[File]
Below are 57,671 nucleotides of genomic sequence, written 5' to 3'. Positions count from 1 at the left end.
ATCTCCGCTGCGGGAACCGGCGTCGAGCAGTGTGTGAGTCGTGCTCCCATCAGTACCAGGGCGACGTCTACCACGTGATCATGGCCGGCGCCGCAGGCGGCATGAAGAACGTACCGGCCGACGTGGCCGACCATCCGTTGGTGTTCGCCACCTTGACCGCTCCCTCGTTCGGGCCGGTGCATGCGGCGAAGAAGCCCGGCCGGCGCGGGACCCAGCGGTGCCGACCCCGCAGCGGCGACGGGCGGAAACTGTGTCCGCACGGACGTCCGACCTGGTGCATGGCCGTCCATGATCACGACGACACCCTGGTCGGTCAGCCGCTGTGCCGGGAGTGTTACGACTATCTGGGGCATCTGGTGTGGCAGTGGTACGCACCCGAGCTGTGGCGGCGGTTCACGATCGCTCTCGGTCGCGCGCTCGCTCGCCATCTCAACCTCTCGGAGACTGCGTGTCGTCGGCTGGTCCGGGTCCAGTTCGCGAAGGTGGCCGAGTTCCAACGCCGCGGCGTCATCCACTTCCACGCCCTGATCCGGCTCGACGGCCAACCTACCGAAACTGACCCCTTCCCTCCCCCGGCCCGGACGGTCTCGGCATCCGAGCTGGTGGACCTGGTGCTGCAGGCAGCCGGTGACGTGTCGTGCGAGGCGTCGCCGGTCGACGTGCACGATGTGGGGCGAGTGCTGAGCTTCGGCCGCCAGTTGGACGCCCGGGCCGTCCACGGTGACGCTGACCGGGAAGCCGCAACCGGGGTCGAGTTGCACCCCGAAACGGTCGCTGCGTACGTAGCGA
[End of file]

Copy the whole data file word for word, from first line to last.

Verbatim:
Below are 57,671 nucleotides of genomic sequence, written 5' to 3'. Positions count from 1 at the left end.
ATCTCCGCTGCGGGAACCGGCGTCGAGCAGTGTGTGAGTCGTGCTCCCATCAGTACCAGGGCGACGTCTACCACGTGATCATGGCCGGCGCCGCAGGCGGCATGAAGAACGTACCGGCCGACGTGGCCGACCATCCGTTGGTGTTCGCCACCTTGACCGCTCCCTCGTTCGGGCCGGTGCATGCGGCGAAGAAGCCCGGCCGGCGCGGGACCCAGCGGTGCCGACCCCGCAGCGGCGACGGGCGGAAACTGTGTCCGCACGGACGTCCGACCTGGTGCATGGCCGTCCATGATCACGACGACACCCTGGTCGGTCAGCCGCTGTGCCGGGAGTGTTACGACTATCTGGGGCATCTGGTGTGGCAGTGGTACGCACCCGAGCTGTGGCGGCGGTTCACGATCGCTCTCGGTCGCGCGCTCGCTCGCCATCTCAACCTCTCGGAGACTGCGTGTCGTCGGCTGGTCCGGGTCCAGTTCGCGAAGGTGGCCGAGTTCCAACGCCGCGGCGTCATCCACTTCCACGCCCTGATCCGGCTCGACGGCCAACCTACCGAAACTGACCCCTTCCCTCCCCCGGCCCGGACGGTCTCGGCATCCGAGCTGGTGGACCTGGTGCTGCAGGCAGCCGGTGACGTGTCGTGCGAGGCGTCGCCGGTCGACGTGCACGATGTGGGGCGAGTGCTGAGCTTCGGCCGCCAGTTGGACGCCCGGGCCGTCCACGGTGACGCTGACCGGGAAGCCGCAACCGGGGTCGAGTTGCACCCCGAAACGGTCGCTGCGTACGTAGCGA